Southeast High School’s Under-Appreciated Backcourt

Entering Wednesday’s Regional Championship game, Southeast’s LaDainian FIelds and Michael Graham Jr. weren’t considered top 100 players in their sophomore class.

Entering Wednesday night’s Regional Championship game against Ardmore High School, Southeast High School’s LaDainian Fields and Michael Graham Jr. weren’t considered top 100 players for the 2024 class in Oklahoma. Well, a gym full of energetic fans, both from Southeast and Ardmore, can attest that both Spartan sophomores are more than top 100 players in their sophomore class. Instead, they’re top 100 players in the state already.

The Spartans are Regional champions after defeating Ardmore 63-61 in a buzzer-beating finish by senior guard/forward Marcel Perry. But, two players that kept Southeast’s offense flowing throughout the entire game were Fields and Graham.

Graham is a stereotypical point guard that often makes smart, level-headed decisions while running the offense. He doesn’t display much personality on the court, which is probably why he doesn’t seem rattled or even overly frustrated on the rare occasion that he makes mistakes while running the offense.

In Wednesday’s Regional championship game, Ardmore’s fans packed out the stands, while Southeast’s home side of the gym was packed as well. Both sides, including both benches, were loud and electrifying. Those levels intensified every time the officials called something questionable (which was every 30 seconds to a minute). Through it all, Graham was calm, keeping everything at bay for the Spartans, even as the team seemed to unravel a bit.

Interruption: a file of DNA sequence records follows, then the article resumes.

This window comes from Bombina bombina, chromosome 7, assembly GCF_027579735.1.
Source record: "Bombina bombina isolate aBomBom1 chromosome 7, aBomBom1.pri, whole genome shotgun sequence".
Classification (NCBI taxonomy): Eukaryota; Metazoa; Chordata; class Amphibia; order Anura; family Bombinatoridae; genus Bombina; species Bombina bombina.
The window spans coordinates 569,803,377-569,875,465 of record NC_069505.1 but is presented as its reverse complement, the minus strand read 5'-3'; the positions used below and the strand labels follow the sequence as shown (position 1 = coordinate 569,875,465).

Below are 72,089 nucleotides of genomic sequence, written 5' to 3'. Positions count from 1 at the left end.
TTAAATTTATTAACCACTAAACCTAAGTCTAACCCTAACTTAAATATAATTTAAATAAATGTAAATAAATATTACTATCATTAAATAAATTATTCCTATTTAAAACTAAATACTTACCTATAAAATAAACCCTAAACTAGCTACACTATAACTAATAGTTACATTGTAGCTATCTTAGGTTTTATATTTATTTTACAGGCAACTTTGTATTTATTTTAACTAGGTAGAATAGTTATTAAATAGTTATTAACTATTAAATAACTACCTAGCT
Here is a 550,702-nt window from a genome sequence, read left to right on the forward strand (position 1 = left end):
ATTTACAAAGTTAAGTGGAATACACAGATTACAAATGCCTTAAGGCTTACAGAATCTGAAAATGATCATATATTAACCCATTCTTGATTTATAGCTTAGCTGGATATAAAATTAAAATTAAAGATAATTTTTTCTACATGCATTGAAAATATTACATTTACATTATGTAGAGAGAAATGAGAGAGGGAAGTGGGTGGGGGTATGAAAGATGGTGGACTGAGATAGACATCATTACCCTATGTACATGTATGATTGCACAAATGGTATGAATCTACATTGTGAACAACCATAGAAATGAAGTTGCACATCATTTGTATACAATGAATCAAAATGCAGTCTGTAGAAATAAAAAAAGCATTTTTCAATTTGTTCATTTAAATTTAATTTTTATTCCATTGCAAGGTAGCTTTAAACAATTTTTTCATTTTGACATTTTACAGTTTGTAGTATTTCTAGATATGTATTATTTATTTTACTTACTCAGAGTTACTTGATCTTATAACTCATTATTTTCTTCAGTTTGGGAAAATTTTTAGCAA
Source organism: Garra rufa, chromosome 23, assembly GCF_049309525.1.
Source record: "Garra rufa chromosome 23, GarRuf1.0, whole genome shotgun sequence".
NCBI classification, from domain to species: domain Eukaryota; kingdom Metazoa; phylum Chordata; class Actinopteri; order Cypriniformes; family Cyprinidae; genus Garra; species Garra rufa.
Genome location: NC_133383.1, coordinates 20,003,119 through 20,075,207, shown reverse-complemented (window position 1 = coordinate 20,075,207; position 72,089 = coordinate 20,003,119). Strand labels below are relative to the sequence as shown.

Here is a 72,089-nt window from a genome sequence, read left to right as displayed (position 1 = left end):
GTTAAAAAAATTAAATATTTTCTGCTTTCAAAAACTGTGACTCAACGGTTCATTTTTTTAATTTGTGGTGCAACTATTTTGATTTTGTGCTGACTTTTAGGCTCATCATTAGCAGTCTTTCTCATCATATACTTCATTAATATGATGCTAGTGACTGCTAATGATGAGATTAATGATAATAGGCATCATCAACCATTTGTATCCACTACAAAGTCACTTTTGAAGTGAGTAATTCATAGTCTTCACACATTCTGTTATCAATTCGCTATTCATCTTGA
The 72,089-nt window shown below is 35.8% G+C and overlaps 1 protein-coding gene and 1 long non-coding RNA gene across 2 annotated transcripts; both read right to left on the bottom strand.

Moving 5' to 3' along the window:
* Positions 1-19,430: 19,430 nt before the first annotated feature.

Fast-forwarding to the game-winning sequence at halfcourt, Graham was partly responsible for the defensive pressure, an underrated aspect of his game, which led to Perry’s game-winning floater.

As for Fields, Southeast’s combo-guard, the same applies but he’s more of an attacker than Graham. While Graham is more of a perimeter-dominant guard and a shooter, Fields thrives when he’s attacking the basket. That’s when he’s most effective. He’s very physical, and at 6-foot-2, he holds his own while driving the lane. His athleticism gives him an advantage in his elevation and plays a part when pulling down defensive and offensive rebounds.

Just like Graham, Fields is calm, cool, and collected on the court, which is such a valuable trait for a ball-dominant guard like himself and extremely impressive for a 15-year old sophomore in high school amid a close game and hostile environment.

Graham scored 16 points and tallied six assists and two steals. Fields also had an impressive night, scoring 16 points and pulling down six rebounds.

The fact that these two guards are unranked in their class is blasphemous. They’ve led the Spartans to a (19-2) season and are primary contributors to their 11-game winning streak that dates back to mid-January. There have been remarks about their strength of schedule being the reason these two haven’t earned much respect statewide, but their win against Ardmore helps that narrative. With the Area Tournament just days away, and the State Tournament a week away, these two will have the opportunity to change the narrative surrounding their names.

  1. Outstanding! These young men can play with even more resolve knowing that their talent on the court is recognized.

    Reply

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